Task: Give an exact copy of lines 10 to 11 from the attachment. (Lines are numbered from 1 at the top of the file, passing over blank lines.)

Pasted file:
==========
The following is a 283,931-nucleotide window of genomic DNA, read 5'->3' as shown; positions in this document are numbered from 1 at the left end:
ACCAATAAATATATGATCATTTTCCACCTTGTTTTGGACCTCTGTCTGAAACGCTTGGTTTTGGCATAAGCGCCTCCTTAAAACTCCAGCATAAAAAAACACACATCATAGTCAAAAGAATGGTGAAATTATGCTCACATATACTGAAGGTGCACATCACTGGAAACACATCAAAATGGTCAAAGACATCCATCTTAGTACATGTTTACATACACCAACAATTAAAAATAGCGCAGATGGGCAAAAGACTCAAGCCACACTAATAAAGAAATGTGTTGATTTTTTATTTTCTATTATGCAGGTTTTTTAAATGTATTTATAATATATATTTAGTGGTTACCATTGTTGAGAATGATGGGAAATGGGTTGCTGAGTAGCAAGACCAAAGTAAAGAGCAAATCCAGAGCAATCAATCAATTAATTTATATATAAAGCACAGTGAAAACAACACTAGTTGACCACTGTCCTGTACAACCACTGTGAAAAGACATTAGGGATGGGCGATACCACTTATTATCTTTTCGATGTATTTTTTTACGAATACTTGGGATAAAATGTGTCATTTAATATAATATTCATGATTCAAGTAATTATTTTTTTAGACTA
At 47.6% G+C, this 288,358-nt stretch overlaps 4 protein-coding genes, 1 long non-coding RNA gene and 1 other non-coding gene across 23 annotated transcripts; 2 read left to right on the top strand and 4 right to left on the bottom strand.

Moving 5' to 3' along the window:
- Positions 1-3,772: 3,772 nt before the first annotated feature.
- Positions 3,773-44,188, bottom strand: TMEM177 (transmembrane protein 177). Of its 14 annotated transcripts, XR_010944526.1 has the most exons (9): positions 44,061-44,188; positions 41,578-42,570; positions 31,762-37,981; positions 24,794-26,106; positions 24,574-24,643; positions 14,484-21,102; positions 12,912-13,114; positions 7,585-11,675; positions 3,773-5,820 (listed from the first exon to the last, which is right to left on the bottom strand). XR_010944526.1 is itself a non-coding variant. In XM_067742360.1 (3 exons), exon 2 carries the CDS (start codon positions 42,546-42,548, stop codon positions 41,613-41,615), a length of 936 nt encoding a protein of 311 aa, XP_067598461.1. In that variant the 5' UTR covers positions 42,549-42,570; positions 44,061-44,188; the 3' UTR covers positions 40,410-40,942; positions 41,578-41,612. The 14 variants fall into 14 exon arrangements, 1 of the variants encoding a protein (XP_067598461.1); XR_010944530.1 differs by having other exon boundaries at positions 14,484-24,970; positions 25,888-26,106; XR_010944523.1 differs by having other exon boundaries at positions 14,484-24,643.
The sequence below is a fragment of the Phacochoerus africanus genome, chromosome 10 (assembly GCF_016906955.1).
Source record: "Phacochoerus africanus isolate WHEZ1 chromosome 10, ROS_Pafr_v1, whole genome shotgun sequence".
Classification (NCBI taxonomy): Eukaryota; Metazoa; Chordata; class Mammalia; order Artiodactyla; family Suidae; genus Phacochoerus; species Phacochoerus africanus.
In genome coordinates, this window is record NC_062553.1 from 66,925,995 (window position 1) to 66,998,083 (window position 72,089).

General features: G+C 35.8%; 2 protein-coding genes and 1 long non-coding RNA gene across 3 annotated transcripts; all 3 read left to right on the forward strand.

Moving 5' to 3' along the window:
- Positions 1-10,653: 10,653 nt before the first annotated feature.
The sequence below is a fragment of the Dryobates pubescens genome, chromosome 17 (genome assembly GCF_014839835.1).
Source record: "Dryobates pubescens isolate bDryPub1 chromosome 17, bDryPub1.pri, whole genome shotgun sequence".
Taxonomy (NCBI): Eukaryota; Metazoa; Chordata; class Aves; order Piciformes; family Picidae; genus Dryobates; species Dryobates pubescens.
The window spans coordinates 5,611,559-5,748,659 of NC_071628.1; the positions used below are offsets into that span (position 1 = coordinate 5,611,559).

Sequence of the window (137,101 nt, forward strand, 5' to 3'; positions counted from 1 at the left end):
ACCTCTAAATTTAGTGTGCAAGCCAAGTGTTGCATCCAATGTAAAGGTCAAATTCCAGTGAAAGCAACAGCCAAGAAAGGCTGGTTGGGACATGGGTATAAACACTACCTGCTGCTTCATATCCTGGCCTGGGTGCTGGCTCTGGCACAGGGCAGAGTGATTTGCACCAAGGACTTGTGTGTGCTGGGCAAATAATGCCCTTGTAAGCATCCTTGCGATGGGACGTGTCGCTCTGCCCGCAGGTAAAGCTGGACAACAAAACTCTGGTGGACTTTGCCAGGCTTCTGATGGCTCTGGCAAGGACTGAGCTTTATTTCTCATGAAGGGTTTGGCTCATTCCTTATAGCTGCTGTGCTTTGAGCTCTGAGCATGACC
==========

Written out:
In genome coordinates, this window is record NC_062553.1 from 66,925,995 (window position 1) to 66,998,083 (window position 72,089).

General features: G+C 35.8%; 2 protein-coding genes and 1 long non-coding RNA gene across 3 annotated transcripts; all 3 read left to right on the forward strand.